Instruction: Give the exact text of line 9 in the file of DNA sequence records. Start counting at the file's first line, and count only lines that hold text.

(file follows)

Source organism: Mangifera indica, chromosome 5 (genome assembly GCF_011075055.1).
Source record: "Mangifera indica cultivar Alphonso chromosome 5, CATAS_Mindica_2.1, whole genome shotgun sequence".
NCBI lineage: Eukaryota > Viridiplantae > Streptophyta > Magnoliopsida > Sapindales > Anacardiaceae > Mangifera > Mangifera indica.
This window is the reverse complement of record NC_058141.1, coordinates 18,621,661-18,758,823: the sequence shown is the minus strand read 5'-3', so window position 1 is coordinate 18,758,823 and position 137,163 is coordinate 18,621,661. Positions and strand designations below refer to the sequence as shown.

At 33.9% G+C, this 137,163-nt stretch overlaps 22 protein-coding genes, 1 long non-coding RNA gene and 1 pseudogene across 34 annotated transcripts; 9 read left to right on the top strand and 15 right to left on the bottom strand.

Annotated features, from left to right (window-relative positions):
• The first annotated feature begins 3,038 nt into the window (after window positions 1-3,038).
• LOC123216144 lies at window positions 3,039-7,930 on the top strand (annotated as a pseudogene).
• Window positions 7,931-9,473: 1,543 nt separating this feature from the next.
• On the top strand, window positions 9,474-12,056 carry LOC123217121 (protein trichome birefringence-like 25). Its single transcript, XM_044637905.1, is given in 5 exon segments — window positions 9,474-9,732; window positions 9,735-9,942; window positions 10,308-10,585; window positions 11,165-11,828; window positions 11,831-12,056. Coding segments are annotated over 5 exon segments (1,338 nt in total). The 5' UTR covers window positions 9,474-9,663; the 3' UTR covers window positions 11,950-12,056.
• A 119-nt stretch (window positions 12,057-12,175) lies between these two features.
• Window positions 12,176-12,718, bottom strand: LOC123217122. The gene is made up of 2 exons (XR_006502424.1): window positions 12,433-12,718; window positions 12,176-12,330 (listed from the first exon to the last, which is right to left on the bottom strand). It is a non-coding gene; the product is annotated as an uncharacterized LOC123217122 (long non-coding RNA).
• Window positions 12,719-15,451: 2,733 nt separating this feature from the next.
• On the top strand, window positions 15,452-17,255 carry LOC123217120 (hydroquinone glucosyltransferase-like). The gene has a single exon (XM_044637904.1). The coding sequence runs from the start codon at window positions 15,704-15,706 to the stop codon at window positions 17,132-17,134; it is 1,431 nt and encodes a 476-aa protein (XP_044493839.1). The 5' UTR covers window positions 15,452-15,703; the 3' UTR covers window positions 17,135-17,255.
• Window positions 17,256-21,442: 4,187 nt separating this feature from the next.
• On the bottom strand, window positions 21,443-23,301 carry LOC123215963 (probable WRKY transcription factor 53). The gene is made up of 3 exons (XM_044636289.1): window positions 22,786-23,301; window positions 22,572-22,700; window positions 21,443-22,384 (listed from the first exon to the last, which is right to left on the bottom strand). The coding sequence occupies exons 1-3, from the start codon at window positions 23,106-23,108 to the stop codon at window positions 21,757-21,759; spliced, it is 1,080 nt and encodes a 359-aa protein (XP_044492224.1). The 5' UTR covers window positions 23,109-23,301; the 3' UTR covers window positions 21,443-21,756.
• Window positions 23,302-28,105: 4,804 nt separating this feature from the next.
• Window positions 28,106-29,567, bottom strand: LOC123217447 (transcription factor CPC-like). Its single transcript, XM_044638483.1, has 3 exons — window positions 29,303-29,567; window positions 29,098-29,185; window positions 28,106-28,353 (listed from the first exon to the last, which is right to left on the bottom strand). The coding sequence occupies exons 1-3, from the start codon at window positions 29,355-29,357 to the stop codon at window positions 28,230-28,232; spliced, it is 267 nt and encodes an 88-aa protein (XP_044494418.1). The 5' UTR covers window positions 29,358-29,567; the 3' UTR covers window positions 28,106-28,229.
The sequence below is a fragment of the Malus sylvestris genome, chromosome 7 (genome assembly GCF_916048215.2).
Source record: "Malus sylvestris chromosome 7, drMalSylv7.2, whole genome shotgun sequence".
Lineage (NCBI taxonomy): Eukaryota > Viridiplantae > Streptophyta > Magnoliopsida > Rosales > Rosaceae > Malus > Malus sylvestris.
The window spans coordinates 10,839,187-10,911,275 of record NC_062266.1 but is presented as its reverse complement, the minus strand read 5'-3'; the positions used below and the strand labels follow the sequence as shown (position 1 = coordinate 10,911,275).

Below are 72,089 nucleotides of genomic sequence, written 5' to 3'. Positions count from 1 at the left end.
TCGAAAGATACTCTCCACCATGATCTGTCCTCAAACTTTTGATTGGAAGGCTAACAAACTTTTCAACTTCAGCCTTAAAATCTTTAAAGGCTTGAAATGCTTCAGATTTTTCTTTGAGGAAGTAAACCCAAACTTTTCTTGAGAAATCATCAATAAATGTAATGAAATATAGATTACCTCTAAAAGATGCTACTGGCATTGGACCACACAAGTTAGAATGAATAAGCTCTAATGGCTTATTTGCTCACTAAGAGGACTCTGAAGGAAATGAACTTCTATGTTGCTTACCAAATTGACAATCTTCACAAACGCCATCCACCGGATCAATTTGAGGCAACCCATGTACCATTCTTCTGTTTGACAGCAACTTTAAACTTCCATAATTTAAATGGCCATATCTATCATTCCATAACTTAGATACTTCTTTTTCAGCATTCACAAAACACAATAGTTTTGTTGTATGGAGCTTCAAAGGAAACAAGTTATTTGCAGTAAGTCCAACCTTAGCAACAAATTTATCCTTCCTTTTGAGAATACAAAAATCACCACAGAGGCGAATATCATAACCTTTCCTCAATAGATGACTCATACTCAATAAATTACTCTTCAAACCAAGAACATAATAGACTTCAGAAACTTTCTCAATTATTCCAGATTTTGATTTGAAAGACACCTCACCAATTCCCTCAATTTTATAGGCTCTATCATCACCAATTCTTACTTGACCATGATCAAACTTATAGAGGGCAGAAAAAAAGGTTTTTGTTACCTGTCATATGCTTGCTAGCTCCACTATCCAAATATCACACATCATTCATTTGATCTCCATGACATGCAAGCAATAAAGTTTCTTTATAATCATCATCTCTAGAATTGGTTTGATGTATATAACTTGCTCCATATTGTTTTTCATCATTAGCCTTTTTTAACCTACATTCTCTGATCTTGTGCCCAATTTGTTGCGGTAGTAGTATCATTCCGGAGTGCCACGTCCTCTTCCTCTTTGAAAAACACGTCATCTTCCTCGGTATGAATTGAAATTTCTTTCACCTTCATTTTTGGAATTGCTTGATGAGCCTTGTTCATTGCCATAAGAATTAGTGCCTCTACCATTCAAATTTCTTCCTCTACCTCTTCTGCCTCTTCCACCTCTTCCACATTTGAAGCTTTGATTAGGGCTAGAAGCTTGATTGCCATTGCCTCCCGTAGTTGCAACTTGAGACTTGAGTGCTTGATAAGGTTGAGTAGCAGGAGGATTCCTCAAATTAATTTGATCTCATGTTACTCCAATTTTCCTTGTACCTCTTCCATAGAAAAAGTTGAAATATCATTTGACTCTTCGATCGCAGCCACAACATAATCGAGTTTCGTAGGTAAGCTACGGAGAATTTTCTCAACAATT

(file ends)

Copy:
• Window positions 7,931-9,473: 1,543 nt separating this feature from the next.